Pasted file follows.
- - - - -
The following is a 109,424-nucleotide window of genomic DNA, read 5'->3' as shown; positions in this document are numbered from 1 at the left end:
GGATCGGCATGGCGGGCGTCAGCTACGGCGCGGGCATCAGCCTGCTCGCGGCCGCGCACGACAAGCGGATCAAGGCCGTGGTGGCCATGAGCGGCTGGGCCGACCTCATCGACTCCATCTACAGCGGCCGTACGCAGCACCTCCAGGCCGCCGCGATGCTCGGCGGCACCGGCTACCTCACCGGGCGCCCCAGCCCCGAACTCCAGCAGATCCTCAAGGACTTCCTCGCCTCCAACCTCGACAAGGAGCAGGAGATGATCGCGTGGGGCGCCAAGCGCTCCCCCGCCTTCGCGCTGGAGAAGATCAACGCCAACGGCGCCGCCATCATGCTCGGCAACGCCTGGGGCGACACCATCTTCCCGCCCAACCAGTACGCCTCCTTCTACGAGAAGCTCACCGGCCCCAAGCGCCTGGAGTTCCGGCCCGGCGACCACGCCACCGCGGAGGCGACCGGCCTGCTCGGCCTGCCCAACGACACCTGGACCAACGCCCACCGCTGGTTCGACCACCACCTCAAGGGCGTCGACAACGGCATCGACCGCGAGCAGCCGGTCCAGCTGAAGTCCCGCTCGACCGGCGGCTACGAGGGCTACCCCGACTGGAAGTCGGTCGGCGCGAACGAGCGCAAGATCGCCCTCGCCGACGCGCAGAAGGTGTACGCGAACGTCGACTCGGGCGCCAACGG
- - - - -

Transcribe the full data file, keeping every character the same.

The following is a 109,424-nucleotide window of genomic DNA, read 5'->3' as shown; positions in this document are numbered from 1 at the left end:
GGATCGGCATGGCGGGCGTCAGCTACGGCGCGGGCATCAGCCTGCTCGCGGCCGCGCACGACAAGCGGATCAAGGCCGTGGTGGCCATGAGCGGCTGGGCCGACCTCATCGACTCCATCTACAGCGGCCGTACGCAGCACCTCCAGGCCGCCGCGATGCTCGGCGGCACCGGCTACCTCACCGGGCGCCCCAGCCCCGAACTCCAGCAGATCCTCAAGGACTTCCTCGCCTCCAACCTCGACAAGGAGCAGGAGATGATCGCGTGGGGCGCCAAGCGCTCCCCCGCCTTCGCGCTGGAGAAGATCAACGCCAACGGCGCCGCCATCATGCTCGGCAACGCCTGGGGCGACACCATCTTCCCGCCCAACCAGTACGCCTCCTTCTACGAGAAGCTCACCGGCCCCAAGCGCCTGGAGTTCCGGCCCGGCGACCACGCCACCGCGGAGGCGACCGGCCTGCTCGGCCTGCCCAACGACACCTGGACCAACGCCCACCGCTGGTTCGACCACCACCTCAAGGGCGTCGACAACGGCATCGACCGCGAGCAGCCGGTCCAGCTGAAGTCCCGCTCGACCGGCGGCTACGAGGGCTACCCCGACTGGAAGTCGGTCGGCGCGAACGAGCGCAAGATCGCCCTCGCCGACGCGCAGAAGGTGTACGCGAACGTCGACTCGGGCGCCAACGG